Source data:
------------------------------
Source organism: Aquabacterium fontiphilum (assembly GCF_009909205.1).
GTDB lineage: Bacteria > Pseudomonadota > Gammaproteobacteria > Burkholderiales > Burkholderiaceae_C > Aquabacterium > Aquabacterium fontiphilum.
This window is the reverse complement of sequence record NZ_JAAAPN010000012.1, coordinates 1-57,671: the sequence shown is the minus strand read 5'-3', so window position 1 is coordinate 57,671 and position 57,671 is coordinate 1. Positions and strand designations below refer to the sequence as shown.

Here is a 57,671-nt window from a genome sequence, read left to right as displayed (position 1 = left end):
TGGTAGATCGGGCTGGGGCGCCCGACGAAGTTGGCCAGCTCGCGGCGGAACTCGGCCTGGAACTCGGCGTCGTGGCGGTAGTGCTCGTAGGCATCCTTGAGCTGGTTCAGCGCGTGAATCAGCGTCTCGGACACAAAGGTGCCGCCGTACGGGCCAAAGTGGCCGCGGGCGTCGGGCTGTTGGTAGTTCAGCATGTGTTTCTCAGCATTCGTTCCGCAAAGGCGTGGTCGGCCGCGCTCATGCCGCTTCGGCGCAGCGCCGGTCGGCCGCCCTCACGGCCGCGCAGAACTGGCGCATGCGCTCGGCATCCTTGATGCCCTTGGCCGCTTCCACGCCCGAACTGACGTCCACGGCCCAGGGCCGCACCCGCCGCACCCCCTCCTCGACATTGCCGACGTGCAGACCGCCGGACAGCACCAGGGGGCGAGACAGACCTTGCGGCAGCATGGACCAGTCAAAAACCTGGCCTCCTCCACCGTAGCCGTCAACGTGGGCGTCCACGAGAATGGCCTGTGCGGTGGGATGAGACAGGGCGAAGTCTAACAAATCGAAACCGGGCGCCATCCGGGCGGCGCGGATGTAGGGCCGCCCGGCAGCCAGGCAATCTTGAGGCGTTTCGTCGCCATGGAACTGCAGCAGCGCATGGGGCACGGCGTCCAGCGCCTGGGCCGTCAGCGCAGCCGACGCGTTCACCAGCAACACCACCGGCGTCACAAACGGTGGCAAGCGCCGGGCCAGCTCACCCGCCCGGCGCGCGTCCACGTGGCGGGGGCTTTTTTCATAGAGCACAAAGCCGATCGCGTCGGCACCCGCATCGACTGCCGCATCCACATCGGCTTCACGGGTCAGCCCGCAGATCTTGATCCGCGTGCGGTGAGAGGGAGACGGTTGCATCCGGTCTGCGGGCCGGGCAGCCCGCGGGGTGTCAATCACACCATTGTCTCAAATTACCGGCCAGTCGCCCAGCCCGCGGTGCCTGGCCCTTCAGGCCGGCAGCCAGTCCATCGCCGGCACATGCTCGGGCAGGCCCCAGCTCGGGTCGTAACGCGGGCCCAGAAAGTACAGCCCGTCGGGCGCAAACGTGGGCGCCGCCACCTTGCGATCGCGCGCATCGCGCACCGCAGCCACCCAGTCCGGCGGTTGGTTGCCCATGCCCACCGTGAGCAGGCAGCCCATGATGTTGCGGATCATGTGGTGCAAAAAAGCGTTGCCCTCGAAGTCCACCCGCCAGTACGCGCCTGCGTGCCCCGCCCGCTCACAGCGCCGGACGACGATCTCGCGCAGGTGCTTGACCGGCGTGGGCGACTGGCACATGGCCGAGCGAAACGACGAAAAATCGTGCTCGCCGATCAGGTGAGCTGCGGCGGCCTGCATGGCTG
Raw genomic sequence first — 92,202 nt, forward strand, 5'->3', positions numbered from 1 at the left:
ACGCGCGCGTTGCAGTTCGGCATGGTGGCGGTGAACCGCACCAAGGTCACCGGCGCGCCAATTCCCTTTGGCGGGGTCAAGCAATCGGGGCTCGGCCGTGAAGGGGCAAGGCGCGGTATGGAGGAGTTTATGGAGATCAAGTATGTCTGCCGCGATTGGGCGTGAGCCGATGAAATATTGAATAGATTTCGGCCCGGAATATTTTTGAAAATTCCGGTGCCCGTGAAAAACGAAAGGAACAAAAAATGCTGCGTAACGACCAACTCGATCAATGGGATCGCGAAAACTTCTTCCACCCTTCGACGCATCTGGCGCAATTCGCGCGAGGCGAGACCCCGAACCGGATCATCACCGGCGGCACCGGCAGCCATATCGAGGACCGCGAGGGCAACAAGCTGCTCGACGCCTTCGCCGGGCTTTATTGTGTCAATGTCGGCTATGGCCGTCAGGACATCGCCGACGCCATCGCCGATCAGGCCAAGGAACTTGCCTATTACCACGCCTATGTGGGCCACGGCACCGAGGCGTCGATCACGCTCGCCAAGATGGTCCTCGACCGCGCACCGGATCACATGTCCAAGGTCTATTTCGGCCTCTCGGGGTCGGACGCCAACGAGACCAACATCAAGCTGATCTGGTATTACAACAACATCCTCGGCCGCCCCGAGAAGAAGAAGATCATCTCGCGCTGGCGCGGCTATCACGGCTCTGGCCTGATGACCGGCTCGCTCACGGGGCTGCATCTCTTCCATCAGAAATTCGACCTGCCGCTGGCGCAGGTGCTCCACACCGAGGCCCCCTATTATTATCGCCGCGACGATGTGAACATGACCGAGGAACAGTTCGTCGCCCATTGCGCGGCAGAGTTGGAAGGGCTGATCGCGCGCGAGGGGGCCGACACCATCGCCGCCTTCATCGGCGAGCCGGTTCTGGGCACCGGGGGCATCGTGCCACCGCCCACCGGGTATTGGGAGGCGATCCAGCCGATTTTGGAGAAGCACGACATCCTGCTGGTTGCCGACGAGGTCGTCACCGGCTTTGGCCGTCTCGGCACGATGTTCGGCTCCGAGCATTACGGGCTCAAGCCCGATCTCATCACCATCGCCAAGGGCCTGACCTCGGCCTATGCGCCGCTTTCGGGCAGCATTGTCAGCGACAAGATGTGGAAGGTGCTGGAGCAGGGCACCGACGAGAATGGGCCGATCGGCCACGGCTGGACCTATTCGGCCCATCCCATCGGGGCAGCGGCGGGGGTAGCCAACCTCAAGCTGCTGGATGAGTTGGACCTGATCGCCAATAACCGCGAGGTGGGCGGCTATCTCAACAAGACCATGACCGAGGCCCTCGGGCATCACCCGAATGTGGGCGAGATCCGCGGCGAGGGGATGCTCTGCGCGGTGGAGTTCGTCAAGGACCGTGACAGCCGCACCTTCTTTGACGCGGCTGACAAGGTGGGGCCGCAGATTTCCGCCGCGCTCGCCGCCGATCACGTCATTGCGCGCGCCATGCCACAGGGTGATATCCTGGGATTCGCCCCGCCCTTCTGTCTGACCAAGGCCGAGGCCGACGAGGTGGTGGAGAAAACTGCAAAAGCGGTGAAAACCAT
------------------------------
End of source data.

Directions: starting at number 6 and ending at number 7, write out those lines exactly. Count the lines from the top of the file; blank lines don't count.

Raw genomic sequence first — 92,202 nt, forward strand, 5'->3', positions numbered from 1 at the left:
ACGCGCGCGTTGCAGTTCGGCATGGTGGCGGTGAACCGCACCAAGGTCACCGGCGCGCCAATTCCCTTTGGCGGGGTCAAGCAATCGGGGCTCGGCCGTGAAGGGGCAAGGCGCGGTATGGAGGAGTTTATGGAGATCAAGTATGTCTGCCGCGATTGGGCGTGAGCCGATGAAATATTGAATAGATTTCGGCCCGGAATATTTTTGAAAATTCCGGTGCCCGTGAAAAACGAAAGGAACAAAAAATGCTGCGTAACGACCAACTCGATCAATGGGATCGCGAAAACTTCTTCCACCCTTCGACGCATCTGGCGCAATTCGCGCGAGGCGAGACCCCGAACCGGATCATCACCGGCGGCACCGGCAGCCATATCGAGGACCGCGAGGGCAACAAGCTGCTCGACGCCTTCGCCGGGCTTTATTGTGTCAATGTCGGCTATGGCCGTCAGGACATCGCCGACGCCATCGCCGATCAGGCCAAGGAACTTGCCTATTACCACGCCTATGTGGGCCACGGCACCGAGGCGTCGATCACGCTCGCCAAGATGGTCCTCGACCGCGCACCGGATCACATGTCCAAGGTCTATTTCGGCCTCTCGGGGTCGGACGCCAACGAGACCAACATCAAGCTGATCTGGTATTACAACAACATCCTCGGCCGCCCCGAGAAGAAGAAGATCATCTCGCGCTGGCGCGGCTATCACGGCTCTGGCCTGATGACCGGCTCGCTCACGGGGCTGCATCTCTTCCATCAGAAATTCGACCTGCCGCTGGCGCAGGTGCTCCACACCGAGGCCCCCTATTATTATCGCCGCGACGATGTGAACATGACCGAGGAACAGTTCGTCGCCCATTGCGCGGCAGAGTTGGAAGGGCTGATCGCGCGCGAGGGGGCCGACACCATCGCCGCCTTCATCGGCGAGCCGGTTCTGGGCACCGGGGGCATCGTGCCACCGCCCACCGGGTATTGGGAGGCGATCCAGCCGATTTTGGAGAAGCACGACATCCTGCTGGTTGCCGACGAGGTCGTCACCGGCTTTGGCCGTCTCGGCACGATGTTCGGCTCCGAGCATTACGGGCTCAAGCCCGATCTCATCACCATCGCCAAGGGCCTGACCTCGGCCTATGCGCCGCTTTCGGGCAGCATTGTCAGCGACAAGATGTGGAAGGTGCTGGAGCAGGGCACCGACGAGAATGGGCCGATCGGCCACGGCTGGACCTATTCGGCCCATCCCATCGGGGCAGCGGCGGGGGTAGCCAACCTCAAGCTGCTGGATGAGTTGGACCTGATCGCCAATAACCGCGAGGTGGGCGGCTATCTCAACAAGACCATGACCGAGGCCCTCGGGCATCACCCGAATGTGGGCGAGATCCGCGGCGAGGGGATGCTCTGCGCGGTGGAGTTCGTCAAGGACCGTGACAGCCGCACCTTCTTTGACGCGGCTGACAAGGTGGGGCCGCAGATTTCCGCCGCGCTCGCCGCCGATCACGTCATTGCGCGCGCCATGCCACAGGGTGATATCCTGGGATTCGCCCCGCCCTTCTGTCTGACCAAGGCCGAGGCCGACGAGGTGGTGGAGAAAACTGCAAAAGCGGTGAAAACCAT